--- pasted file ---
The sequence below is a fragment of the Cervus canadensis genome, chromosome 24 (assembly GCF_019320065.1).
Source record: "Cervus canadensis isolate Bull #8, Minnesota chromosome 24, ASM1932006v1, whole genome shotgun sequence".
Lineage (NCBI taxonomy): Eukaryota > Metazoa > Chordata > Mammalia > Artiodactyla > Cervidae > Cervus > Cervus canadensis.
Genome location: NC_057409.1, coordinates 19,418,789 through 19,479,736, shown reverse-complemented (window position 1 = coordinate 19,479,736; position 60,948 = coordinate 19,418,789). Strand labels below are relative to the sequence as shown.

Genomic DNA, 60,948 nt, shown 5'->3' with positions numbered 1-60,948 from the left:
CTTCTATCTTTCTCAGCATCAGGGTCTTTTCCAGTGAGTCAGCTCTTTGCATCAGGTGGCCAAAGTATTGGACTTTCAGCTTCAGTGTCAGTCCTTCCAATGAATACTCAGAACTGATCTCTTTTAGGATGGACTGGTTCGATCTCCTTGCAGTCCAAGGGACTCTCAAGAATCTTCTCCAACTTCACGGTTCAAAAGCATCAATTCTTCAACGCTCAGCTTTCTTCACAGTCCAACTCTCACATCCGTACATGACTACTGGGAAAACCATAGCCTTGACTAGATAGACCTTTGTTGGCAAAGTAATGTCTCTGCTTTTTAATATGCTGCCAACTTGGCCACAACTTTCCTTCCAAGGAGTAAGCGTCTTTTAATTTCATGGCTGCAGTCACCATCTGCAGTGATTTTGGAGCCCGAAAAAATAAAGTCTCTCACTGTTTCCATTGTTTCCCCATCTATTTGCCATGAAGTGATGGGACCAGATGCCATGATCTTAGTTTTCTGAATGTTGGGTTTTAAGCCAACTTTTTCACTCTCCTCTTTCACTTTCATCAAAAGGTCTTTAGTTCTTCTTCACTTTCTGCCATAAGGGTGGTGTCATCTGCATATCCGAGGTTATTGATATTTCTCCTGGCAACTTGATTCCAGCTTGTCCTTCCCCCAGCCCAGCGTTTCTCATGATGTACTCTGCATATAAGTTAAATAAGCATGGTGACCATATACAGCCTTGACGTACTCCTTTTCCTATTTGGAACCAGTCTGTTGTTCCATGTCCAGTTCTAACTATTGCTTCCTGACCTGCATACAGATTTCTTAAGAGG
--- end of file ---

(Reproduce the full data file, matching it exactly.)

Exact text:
The sequence below is a fragment of the Cervus canadensis genome, chromosome 24 (assembly GCF_019320065.1).
Source record: "Cervus canadensis isolate Bull #8, Minnesota chromosome 24, ASM1932006v1, whole genome shotgun sequence".
Lineage (NCBI taxonomy): Eukaryota > Metazoa > Chordata > Mammalia > Artiodactyla > Cervidae > Cervus > Cervus canadensis.
Genome location: NC_057409.1, coordinates 19,418,789 through 19,479,736, shown reverse-complemented (window position 1 = coordinate 19,479,736; position 60,948 = coordinate 19,418,789). Strand labels below are relative to the sequence as shown.

Genomic DNA, 60,948 nt, shown 5'->3' with positions numbered 1-60,948 from the left:
CTTCTATCTTTCTCAGCATCAGGGTCTTTTCCAGTGAGTCAGCTCTTTGCATCAGGTGGCCAAAGTATTGGACTTTCAGCTTCAGTGTCAGTCCTTCCAATGAATACTCAGAACTGATCTCTTTTAGGATGGACTGGTTCGATCTCCTTGCAGTCCAAGGGACTCTCAAGAATCTTCTCCAACTTCACGGTTCAAAAGCATCAATTCTTCAACGCTCAGCTTTCTTCACAGTCCAACTCTCACATCCGTACATGACTACTGGGAAAACCATAGCCTTGACTAGATAGACCTTTGTTGGCAAAGTAATGTCTCTGCTTTTTAATATGCTGCCAACTTGGCCACAACTTTCCTTCCAAGGAGTAAGCGTCTTTTAATTTCATGGCTGCAGTCACCATCTGCAGTGATTTTGGAGCCCGAAAAAATAAAGTCTCTCACTGTTTCCATTGTTTCCCCATCTATTTGCCATGAAGTGATGGGACCAGATGCCATGATCTTAGTTTTCTGAATGTTGGGTTTTAAGCCAACTTTTTCACTCTCCTCTTTCACTTTCATCAAAAGGTCTTTAGTTCTTCTTCACTTTCTGCCATAAGGGTGGTGTCATCTGCATATCCGAGGTTATTGATATTTCTCCTGGCAACTTGATTCCAGCTTGTCCTTCCCCCAGCCCAGCGTTTCTCATGATGTACTCTGCATATAAGTTAAATAAGCATGGTGACCATATACAGCCTTGACGTACTCCTTTTCCTATTTGGAACCAGTCTGTTGTTCCATGTCCAGTTCTAACTATTGCTTCCTGACCTGCATACAGATTTCTTAAGAGG